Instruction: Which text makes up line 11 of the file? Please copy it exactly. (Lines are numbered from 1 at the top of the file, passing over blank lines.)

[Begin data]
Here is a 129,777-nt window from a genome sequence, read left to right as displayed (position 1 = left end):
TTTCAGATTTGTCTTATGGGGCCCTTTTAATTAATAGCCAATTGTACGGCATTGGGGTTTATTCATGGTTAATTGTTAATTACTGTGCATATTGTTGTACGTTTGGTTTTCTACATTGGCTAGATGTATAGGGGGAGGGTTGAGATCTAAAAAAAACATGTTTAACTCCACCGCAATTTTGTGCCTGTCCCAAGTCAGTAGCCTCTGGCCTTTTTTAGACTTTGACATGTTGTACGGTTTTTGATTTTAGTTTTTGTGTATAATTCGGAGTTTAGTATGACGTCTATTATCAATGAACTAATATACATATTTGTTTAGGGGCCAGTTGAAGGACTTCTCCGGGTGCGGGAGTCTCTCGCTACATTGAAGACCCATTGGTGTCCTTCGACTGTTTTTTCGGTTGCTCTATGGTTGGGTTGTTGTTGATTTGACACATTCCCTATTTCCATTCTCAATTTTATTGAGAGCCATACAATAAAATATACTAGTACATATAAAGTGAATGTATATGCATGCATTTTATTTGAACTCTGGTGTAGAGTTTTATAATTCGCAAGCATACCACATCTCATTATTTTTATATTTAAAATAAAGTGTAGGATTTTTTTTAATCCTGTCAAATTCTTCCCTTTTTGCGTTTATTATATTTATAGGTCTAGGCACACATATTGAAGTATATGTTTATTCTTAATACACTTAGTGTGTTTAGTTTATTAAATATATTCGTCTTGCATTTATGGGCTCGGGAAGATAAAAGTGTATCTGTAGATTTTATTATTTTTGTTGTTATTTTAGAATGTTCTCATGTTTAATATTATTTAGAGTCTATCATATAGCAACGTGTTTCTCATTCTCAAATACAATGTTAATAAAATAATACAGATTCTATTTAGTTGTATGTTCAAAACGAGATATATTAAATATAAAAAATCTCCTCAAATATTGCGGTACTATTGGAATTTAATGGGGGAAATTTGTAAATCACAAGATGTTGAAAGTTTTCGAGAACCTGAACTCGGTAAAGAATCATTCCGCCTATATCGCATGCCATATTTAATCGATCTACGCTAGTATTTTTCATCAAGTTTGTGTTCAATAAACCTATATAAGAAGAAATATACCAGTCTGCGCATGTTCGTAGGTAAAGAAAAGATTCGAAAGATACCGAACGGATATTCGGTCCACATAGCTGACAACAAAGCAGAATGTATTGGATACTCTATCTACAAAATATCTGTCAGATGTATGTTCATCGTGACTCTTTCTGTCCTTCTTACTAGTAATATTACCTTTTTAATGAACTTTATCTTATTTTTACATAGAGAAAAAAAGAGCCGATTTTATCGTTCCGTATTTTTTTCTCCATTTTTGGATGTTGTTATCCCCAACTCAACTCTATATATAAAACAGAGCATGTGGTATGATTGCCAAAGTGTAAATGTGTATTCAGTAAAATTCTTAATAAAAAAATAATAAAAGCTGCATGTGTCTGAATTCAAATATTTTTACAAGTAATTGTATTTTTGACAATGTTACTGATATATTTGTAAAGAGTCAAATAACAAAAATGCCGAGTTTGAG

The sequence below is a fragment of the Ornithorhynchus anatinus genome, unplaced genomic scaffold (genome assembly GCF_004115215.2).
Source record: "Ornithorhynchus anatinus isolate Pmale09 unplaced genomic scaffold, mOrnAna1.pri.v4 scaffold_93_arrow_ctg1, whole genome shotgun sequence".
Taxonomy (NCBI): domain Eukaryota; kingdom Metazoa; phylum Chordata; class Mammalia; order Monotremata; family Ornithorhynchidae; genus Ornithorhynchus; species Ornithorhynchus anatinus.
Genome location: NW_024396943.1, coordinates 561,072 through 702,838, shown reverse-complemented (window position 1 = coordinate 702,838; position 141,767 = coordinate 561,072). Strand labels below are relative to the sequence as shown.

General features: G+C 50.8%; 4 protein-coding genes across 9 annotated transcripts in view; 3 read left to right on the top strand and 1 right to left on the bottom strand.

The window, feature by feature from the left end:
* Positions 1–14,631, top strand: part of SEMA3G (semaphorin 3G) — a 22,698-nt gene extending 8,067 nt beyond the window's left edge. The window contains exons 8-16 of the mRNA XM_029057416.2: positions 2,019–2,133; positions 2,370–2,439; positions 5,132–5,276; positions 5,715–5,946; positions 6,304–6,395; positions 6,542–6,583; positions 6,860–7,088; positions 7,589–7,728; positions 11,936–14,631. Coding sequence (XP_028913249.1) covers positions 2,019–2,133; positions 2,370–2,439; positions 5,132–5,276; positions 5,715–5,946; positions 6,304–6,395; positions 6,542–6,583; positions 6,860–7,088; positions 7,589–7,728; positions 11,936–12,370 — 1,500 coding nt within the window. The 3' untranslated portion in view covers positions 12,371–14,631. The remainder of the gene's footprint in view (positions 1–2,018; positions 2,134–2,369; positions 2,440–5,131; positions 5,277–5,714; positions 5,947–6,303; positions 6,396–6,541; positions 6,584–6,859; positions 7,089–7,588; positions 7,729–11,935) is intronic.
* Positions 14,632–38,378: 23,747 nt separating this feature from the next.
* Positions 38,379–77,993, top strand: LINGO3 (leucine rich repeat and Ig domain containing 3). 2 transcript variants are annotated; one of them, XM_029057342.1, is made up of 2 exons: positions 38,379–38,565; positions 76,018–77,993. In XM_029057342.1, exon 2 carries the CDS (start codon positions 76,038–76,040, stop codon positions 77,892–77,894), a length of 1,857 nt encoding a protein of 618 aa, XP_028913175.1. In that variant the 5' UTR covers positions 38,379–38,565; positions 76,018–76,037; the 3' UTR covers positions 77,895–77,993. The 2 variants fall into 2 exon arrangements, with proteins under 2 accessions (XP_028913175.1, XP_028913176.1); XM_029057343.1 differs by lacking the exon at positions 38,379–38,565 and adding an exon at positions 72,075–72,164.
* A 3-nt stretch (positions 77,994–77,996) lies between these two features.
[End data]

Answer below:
* Positions 38,379–77,993, top strand: LINGO3 (leucine rich repeat and Ig domain containing 3). 2 transcript variants are annotated; one of them, XM_029057342.1, is made up of 2 exons: positions 38,379–38,565; positions 76,018–77,993. In XM_029057342.1, exon 2 carries the CDS (start codon positions 76,038–76,040, stop codon positions 77,892–77,894), a length of 1,857 nt encoding a protein of 618 aa, XP_028913175.1. In that variant the 5' UTR covers positions 38,379–38,565; positions 76,018–76,037; the 3' UTR covers positions 77,895–77,993. The 2 variants fall into 2 exon arrangements, with proteins under 2 accessions (XP_028913175.1, XP_028913176.1); XM_029057343.1 differs by lacking the exon at positions 38,379–38,565 and adding an exon at positions 72,075–72,164.